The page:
Christopher Couch, a man filled with humor and reason and love, died unexpectedly Sunday, Aug. 6, at Sparrow Hospital in Lansing. He was 68.
Chris was a lot to a lot of people, beginning with his wife of 39 years, Susan Henderson, whom he met as a sophomore at Albion College. He loved Susan dearly. Or as she would say over the last few days, “Keep it present tense.” So, he loves Susan dearly. They were perfect companions.
Chris did companionship so well. He changed the conversation when he entered a room. He was just as wonderful to sit with on the porch while reading a newspaper. An old friend described him as “the funniest and most reasonable man” he knew.
He thought if you were complaining, you ought to volunteer. And that saying “make me proud” to a child was an awful approach. He was already proud of his two children, Graham and Hannah.
Chris was born in Torquay, Devon, England, on Feb. 11, 1949, the son of Cyril and Ella Couch. The family emigrated to Westbrook, Maine, in 1961, just before Chris’s 12th birthday. Ella and Chris’s sister, Christine Lashua, still live in Westbrook.
Chris attended Westbrook High School, where he excelled as a debater and was voted as Class Funny Bone in 1967. He then attended Albion College in Michigan, he said, because when he was applying for colleges he never got past the A’s in the catalog. We never knew if he was serious, but the story never wavered. He met lifelong friends at Albion that would eventually be integral in bringing him to Lansing.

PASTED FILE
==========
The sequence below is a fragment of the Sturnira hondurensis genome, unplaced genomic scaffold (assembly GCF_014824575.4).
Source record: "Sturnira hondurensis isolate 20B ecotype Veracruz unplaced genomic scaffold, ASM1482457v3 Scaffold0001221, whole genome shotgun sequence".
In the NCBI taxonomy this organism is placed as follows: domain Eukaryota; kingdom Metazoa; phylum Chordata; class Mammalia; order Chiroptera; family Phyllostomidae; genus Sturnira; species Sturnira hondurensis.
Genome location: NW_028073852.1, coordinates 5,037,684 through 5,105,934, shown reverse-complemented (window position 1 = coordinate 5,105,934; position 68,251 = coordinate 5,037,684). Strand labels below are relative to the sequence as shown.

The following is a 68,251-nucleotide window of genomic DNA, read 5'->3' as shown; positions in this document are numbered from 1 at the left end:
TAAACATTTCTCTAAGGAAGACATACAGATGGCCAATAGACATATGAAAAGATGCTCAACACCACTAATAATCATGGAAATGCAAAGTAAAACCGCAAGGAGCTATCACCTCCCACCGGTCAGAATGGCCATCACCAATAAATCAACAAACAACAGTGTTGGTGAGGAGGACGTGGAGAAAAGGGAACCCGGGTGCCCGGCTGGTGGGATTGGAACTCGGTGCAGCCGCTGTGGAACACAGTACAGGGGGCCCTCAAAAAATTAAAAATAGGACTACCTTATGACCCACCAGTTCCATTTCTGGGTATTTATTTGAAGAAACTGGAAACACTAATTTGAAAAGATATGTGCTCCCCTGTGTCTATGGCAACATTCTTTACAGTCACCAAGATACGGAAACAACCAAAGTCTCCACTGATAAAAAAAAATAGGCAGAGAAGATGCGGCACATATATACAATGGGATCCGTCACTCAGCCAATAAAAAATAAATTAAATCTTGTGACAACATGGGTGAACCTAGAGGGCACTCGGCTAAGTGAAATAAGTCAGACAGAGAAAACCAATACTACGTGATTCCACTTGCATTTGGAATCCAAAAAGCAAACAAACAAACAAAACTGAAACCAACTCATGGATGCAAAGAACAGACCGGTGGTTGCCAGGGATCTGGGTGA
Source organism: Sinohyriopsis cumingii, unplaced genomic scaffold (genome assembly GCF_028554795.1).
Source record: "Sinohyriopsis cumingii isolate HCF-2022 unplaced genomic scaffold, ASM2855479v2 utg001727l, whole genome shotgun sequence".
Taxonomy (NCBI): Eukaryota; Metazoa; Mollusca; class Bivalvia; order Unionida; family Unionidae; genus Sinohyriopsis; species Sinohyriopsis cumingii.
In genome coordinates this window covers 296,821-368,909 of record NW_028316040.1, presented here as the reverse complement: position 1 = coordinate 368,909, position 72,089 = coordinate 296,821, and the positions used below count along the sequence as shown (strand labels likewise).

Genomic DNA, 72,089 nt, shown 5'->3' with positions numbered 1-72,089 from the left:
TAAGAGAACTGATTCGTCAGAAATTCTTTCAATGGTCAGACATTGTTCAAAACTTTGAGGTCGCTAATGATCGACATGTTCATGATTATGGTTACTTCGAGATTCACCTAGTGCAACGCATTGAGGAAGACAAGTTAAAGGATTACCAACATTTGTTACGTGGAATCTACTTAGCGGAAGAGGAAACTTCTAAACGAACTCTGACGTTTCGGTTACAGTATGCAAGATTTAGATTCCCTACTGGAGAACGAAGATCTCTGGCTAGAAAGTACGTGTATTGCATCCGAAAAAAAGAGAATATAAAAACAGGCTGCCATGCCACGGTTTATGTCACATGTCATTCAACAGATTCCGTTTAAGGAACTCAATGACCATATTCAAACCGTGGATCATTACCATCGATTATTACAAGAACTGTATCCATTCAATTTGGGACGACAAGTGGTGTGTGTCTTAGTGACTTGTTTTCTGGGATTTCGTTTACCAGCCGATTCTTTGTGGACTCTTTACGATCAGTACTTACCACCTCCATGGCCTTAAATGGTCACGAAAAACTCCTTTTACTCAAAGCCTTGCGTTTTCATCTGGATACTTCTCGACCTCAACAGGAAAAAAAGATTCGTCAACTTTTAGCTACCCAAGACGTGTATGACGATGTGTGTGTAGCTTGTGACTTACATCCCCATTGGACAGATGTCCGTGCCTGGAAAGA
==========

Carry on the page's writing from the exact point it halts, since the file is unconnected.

He returned to Maine with Susan, where he worked at the St. John Valley Times in Madawaska, the northern-most town in Maine, until he was fired for refusing to kill a story about a friend of the publisher. He then covered city government for The Biddeford-Saco Journal. In 1977, he moved to Lansing, taking a position as a bill analyst with the Michigan House of Representatives, which ended up being the start of a 40-year career. First in journalism, then as an analyst, he spent his entire professional life essentially explaining complex matters to other people. And his personal life explaining them to his children.
He didn’t plan to spend the last 40 years in Lansing. But his family wouldn’t leave. So he stayed. And loved the community and everybody in his world — his colleagues in the House Fiscal Agency, his fellow parishioners at St. Paul’s Episcopal Church, his neighbors on Lansing’s West Side, and the children of Westmoreland Avenue, who used the family’s backyard as a play land and front porch as home base.
He was immersed in the life of St. Paul’s. And similarly devoted to his work at the legislature.
And to his family. Chris and Susan loved to travel — to Maine, to England, to China, by boat, by plane, by train and, for many years, station wagon.
He enjoyed sports, from watching Michigan State to teaching his children tennis. He joked he wasted his best tennis years hitting right to his kids’ forehands. He was always surrounded by books, with at least several in progress. He was a catalog of information about a wealth of topics. No matter what you were interested in, he could be interested in it, too.
He will be missed by many.
Chris is survived by his wife Susan, children Graham and Hannah, mother Ella, sister Christine, daughter-in-law Elizabeth, mother-in-law Irene Henderson, and beloved extended family and friends.
He is preceded in death by his father Cyril, and Susan’s parents Tess and Jim Henderson.
A memorial service will be held at 1 p.m. on Saturday, Aug. 19, at Central United Methodist Church, 215 N. Capitol Ave., Lansing, with a reception to follow at St. Paul’s Episcopal Church next door.
Donations can be made in Chris’s name to Amnesty International, Doctors Without Borders, and St. Paul’s Episcopal Church.
Arrangements are by the Estes-Leadley Greater Lansing Chapel. Online condolences may be left for his family at www.EstesLeadley.com.